In the last year or so, I’ve been asked by people both in person at con panels and at my Jane Austen book club discussion group, as well as on line, what I see as the difference between Jane Austen and Georgette Heyer.
So I thought maybe it was time to reprise this post, and update it a bit.
It was first inspired by an earlier book discussion gathering, and the subject of favorite books came up. One person was defending romances, saying that the fact that she’s getting exactly what she expects when she picks up a romance is a selling point. She pays down her money not for shocks or (unpleasant) surprises, but to see how the author guides the characters to the expected happily ever after.
Someone then called Jane Austen the first author of romances. I said that ‘romance’ in the sense that we mean it now was around far earlier—gave examples, like Mary Davys, Eliza Haywood, etc—and then I said that Austen didn’t actually write romances.
“Of course she does! Every one of her novels ends with wedding bells and happy smiles all around,” was one response, and another gave me the hairy eyeball. “Are you going to try to tell me that Georgette Heyer doesn’t write romance?”
Far from it, I said. She did write romances, in the Silver Fork tradition. The daughter of a friend said, “You’re talking like there’s a big difference between Austen’s romances and Heyer’s. I don’t see any difference.”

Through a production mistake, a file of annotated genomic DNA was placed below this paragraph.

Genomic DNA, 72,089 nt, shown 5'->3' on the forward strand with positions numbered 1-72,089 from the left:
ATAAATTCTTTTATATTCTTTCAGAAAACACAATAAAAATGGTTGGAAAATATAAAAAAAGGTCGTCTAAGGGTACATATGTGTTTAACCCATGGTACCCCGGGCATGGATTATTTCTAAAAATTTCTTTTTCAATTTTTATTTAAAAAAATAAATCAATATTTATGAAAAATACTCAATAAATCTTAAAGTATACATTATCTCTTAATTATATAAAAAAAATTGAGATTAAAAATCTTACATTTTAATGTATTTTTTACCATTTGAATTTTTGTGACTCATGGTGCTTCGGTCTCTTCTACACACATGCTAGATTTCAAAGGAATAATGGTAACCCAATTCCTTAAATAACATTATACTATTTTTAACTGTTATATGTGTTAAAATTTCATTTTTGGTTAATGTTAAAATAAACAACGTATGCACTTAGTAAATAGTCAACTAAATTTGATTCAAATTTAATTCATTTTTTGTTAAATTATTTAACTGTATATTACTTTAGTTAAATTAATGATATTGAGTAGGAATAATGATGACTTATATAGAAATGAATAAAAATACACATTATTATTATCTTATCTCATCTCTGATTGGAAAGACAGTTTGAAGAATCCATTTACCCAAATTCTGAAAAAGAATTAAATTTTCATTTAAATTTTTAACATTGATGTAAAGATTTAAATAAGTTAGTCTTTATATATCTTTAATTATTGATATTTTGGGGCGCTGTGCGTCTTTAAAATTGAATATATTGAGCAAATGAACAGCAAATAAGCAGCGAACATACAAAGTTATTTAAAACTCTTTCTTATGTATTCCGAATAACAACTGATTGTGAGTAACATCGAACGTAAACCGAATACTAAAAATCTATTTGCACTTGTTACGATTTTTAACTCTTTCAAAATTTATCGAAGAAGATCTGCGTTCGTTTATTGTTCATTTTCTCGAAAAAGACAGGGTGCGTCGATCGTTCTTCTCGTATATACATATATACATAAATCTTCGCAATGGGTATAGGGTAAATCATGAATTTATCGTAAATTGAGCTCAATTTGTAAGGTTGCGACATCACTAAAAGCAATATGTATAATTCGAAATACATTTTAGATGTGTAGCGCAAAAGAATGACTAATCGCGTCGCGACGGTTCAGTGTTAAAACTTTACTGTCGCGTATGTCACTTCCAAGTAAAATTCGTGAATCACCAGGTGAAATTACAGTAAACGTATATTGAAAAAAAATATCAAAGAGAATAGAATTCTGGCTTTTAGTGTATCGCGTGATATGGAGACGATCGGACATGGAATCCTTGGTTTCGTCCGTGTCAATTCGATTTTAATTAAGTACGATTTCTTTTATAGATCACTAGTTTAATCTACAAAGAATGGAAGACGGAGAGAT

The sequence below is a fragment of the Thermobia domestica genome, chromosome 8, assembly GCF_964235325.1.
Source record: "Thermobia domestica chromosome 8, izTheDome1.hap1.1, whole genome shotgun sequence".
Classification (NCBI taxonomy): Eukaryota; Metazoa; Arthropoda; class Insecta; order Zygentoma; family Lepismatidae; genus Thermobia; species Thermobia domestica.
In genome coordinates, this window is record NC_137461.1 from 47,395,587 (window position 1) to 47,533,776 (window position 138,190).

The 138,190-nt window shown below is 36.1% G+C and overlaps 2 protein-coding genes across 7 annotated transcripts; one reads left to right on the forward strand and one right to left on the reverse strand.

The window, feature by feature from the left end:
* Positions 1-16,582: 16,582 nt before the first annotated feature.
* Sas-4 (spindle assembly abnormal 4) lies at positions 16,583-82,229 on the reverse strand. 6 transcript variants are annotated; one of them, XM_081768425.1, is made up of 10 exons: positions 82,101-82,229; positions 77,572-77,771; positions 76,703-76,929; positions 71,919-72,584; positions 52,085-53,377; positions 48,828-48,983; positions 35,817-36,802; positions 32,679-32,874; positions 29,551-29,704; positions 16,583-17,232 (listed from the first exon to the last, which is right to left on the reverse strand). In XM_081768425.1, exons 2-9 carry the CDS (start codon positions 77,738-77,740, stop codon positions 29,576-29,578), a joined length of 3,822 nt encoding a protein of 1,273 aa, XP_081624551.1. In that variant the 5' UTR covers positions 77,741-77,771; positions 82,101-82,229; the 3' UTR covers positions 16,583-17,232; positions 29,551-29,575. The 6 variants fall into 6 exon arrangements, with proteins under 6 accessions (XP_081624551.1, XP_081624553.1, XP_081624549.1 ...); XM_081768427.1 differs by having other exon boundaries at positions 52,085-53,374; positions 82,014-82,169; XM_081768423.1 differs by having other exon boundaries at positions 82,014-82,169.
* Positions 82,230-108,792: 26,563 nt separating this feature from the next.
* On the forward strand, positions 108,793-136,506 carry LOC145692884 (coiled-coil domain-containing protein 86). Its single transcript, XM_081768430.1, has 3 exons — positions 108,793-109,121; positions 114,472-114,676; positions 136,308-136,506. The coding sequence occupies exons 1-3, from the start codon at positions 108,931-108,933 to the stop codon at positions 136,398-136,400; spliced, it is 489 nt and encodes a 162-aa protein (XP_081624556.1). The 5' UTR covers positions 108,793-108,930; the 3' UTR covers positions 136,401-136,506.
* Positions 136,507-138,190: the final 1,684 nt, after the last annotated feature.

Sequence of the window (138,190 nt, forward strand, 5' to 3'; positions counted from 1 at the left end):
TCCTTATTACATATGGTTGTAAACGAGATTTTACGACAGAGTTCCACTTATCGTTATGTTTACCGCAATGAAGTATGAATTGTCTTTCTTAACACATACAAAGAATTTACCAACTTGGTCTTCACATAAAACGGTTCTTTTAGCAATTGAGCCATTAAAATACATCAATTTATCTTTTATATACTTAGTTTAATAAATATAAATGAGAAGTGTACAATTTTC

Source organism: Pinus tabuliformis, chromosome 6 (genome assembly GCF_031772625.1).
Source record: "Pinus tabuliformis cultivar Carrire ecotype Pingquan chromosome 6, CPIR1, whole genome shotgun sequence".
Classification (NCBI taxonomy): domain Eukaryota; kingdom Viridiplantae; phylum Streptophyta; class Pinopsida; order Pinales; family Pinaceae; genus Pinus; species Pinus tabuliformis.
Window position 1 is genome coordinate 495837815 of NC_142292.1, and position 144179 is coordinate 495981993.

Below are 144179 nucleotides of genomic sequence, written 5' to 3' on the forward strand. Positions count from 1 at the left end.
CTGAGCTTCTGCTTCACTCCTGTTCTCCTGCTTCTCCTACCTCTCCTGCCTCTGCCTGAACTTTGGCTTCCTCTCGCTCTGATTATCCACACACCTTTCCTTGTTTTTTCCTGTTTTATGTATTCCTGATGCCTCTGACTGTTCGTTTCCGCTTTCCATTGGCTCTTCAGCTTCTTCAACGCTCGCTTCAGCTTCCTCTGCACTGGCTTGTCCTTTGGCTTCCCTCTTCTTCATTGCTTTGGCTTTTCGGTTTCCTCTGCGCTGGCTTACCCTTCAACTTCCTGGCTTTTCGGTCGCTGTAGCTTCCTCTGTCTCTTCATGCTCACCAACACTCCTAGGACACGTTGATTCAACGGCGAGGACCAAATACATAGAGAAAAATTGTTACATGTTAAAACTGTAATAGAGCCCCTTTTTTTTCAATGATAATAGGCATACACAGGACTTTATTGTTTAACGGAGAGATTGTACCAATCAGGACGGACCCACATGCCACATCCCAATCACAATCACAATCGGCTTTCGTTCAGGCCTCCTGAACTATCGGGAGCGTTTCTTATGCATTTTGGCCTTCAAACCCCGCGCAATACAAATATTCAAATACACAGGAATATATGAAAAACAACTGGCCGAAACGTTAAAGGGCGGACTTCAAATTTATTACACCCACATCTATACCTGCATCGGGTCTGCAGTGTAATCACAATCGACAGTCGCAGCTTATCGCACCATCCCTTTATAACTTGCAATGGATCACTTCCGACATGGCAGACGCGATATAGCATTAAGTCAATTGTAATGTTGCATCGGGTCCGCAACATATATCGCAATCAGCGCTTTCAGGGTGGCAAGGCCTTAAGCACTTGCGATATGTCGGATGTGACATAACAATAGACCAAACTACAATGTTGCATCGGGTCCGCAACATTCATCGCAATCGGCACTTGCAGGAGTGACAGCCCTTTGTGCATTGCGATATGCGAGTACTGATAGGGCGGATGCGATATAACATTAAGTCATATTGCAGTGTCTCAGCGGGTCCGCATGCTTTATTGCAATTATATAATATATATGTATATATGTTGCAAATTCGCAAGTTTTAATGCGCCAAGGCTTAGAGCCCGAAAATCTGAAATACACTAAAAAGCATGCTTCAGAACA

Okay, how was I to address that shortly and succinctly? We were at a coffee shop, not in a lecture hall, and half the people there had already said they didn’t read romance. Yet she really wanted me to answer.
So I began with pointing out the obvious–that Austen was writing contemporary novels and Heyer a historical setting–then fumbled a long, disconnected sentence about tone and handling of language and authorial intent, and the fact that Austen turned the romance tropes inside out whereas Heyer faithfully reproduced the same ones established in the early 1700s. I stumbled to an abrupt close, as usual, when I became aware of eyes beginning to glaze.
If I were socially ept, I’d have the right words at the right time, succinct and witty. But I’m not. I am the mistress of the three a.m. toss-and-turn endless replay, the mental fret about what I should have said.
What I should have said was this: “Do you know what a hapax legomenon is?”
Either the group would have said “Never heard of it,” or someone might have scoffed and said, “Learned that in sixth grade: a hapax legomenon is a word that occurs only once within the works of an author.”
After which I could point out that that the word ‘ton’ is a hapax legomenon in Jane Austen’s work. It only occurs once in all her novels, and as usual, it is used ironically. And the thing that makes it interesting to me is that this single word illustrates best the difference between the works of the two authors.
In Georgette Heyer’s novels the word ton appears not only in its actual period form (as an adjective or noun meaning ‘high and exclusive or fashionable style, from the French for ‘tone,’) but she also borrows the shift in meaning that actually became popular some years after the Regency by using ton for the ‘upper ten thousand’—the leaders of society.
It appears frequently in Heyer’s novels, as you’d expect of a word that represents the guiding principle and the goal for her heroes and heroines: being at the top of the social ladder. That is in essence what a Silver Fork novel is, a novel that holds up aristocratic society as the epitome of social success. Add to that marital success, and you’ve got a beguilingly popular subgenre nearly two centuries old.